Risiko by Steffen Kopetzky 

 

 

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review 2017-11-20 13:27
The evil that men (and women) do
Rose West: The Making of a Monster - Jane Carter Woodrow

Absorbing and sickening in equal amounts this biography and evaluation of the life of notorious killer Rose West is essential reading for anyone interested into the thinking and deranged mind of serial killers. The early years of Fred and Rose is a harrowing tale of constant physical and sexual abuse in a world where there were few if any boundaries. What goes around comes around is the central theme and children will often imitate the teachings of parents whether that be good or bad. If the young are witness to and the object of incest, beatings, and even murder it is not surprising that they may choose to adopt this way of life as some code of practice. However no amount of bad upbringing can excuse the crimes committed by Fred West and Rose Letts. Crimes that spanned a period of some 25 years and never once did anyone suspect what this lovely chatty couple at 25 Cromwell Street were involved in behind closed doors. It was only after a flippant remark made by the younger West children when in care..."their father had joked that he'd put them under the patio like their big sister"...that social workers and finally the police in the guise of DC Hazel Savage demanded entry to Cromwell Street where the lives, deaths and torture of so many innocents was soon to be discovered under the patio.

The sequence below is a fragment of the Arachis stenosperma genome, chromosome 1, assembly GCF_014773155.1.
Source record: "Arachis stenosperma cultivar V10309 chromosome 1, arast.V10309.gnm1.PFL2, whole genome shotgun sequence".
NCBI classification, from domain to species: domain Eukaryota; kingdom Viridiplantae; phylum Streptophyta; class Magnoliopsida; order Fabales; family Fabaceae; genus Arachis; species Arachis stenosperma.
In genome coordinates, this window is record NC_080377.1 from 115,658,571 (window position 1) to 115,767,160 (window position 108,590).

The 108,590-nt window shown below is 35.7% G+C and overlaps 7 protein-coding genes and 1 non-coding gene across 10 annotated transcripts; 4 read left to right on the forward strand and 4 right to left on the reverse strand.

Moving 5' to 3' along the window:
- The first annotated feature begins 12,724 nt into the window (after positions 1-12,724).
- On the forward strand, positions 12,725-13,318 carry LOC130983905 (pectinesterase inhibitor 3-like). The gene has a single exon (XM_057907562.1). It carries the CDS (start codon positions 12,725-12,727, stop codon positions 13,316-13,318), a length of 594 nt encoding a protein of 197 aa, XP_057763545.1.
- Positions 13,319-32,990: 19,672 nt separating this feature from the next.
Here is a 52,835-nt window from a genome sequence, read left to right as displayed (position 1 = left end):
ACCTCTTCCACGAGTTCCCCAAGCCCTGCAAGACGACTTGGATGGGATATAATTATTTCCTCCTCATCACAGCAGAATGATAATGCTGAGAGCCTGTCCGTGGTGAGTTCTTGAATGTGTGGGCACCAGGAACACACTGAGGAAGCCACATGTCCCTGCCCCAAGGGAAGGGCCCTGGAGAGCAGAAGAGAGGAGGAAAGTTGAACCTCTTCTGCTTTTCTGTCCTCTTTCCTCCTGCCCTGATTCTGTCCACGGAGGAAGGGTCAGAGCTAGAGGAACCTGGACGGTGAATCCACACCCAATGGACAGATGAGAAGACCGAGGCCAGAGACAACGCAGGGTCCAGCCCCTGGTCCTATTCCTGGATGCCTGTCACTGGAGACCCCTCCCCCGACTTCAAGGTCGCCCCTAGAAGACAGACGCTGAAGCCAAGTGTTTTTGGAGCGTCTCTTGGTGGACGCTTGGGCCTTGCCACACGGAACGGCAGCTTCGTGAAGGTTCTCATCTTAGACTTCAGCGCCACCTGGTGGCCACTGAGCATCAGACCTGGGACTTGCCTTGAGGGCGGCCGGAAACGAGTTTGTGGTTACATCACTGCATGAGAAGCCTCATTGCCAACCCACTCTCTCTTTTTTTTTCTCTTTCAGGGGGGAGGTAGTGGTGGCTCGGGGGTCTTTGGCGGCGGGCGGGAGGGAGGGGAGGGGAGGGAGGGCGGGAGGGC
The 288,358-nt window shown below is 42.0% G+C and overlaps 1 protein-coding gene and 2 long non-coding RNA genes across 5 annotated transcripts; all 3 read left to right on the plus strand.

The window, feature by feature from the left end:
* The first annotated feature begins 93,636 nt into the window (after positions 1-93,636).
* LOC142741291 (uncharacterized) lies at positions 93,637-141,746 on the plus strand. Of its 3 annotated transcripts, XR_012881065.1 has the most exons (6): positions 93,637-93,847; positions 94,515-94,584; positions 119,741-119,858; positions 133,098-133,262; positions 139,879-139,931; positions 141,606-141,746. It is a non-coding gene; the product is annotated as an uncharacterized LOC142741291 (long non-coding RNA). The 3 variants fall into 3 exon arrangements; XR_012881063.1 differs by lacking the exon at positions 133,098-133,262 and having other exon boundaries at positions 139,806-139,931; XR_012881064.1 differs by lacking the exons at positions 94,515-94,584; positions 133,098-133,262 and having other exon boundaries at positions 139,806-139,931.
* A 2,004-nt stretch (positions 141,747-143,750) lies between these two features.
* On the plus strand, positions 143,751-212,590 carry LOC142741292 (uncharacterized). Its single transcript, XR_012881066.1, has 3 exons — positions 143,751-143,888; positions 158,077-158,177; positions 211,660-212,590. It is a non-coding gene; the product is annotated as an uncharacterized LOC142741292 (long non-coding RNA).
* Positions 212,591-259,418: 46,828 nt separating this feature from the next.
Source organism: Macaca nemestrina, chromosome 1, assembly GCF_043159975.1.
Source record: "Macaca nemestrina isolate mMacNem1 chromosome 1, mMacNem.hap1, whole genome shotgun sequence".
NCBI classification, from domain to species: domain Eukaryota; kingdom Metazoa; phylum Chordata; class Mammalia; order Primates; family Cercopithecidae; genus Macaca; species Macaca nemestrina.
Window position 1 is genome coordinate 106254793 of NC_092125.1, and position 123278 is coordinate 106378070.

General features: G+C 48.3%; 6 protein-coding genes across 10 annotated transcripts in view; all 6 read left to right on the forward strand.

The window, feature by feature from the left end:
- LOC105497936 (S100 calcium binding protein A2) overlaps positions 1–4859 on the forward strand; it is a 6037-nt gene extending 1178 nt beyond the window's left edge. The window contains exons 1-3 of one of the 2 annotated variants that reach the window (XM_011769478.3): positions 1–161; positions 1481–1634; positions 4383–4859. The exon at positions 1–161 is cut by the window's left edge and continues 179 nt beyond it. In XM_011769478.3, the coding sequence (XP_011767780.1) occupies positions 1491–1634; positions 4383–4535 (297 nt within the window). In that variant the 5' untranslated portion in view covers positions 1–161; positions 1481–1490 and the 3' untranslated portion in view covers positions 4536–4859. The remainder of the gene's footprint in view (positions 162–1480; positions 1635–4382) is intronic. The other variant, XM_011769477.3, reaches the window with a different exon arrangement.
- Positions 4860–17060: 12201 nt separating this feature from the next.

This was never an easy read and yet once started I found it impossible not to finish so fascinated and shocked was I by the content, simply astounded by the evil that man or woman can perform and see as normal or accepted. The whole experience is best summed up in a quote from the early chapters...."I think the human race is pretty rotten. The more I see of it, the more rotten it becomes."...

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text 2017-10-20 14:57
Settlement Money Mostly Spent
Making Gay History - Eric Marcus
The Little Book of Hygge: The Danish Way to Live Well - Meik Wiking

I have 36 cents left after doing some settlement credit shopping on B+N (nada from Amazon due to not buying Kindle books during the period that the settlement covers). I was given a $5.34 settlement, so to make the credit stretch as far as I could, I went to the under $5 section. I picked out Making Gay History by Eric Marcus (the 2009 edition, which was updated and revised the 1992 edition) and The Little Book of Hygge by Meik Wiking.